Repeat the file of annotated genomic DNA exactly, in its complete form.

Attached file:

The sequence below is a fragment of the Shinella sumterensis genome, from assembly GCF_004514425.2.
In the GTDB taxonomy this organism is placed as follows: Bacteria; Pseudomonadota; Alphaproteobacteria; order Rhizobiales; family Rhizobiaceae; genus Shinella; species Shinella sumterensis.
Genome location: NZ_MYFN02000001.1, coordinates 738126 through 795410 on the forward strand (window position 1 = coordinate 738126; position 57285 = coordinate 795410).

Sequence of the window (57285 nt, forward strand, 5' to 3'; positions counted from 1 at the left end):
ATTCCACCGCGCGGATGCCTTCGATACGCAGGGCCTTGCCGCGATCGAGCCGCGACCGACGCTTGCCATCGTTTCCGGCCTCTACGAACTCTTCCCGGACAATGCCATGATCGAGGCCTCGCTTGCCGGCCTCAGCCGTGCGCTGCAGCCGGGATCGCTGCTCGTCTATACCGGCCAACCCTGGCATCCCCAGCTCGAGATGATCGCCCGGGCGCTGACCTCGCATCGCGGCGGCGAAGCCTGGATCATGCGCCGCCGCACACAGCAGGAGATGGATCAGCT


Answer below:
The sequence below is a fragment of the Shinella sumterensis genome, from assembly GCF_004514425.2.
In the GTDB taxonomy this organism is placed as follows: Bacteria; Pseudomonadota; Alphaproteobacteria; order Rhizobiales; family Rhizobiaceae; genus Shinella; species Shinella sumterensis.
Genome location: NZ_MYFN02000001.1, coordinates 738126 through 795410 on the forward strand (window position 1 = coordinate 738126; position 57285 = coordinate 795410).

Sequence of the window (57285 nt, forward strand, 5' to 3'; positions counted from 1 at the left end):
ATTCCACCGCGCGGATGCCTTCGATACGCAGGGCCTTGCCGCGATCGAGCCGCGACCGACGCTTGCCATCGTTTCCGGCCTCTACGAACTCTTCCCGGACAATGCCATGATCGAGGCCTCGCTTGCCGGCCTCAGCCGTGCGCTGCAGCCGGGATCGCTGCTCGTCTATACCGGCCAACCCTGGCATCCCCAGCTCGAGATGATCGCCCGGGCGCTGACCTCGCATCGCGGCGGCGAAGCCTGGATCATGCGCCGCCGCACACAGCAGGAGATGGATCAGCT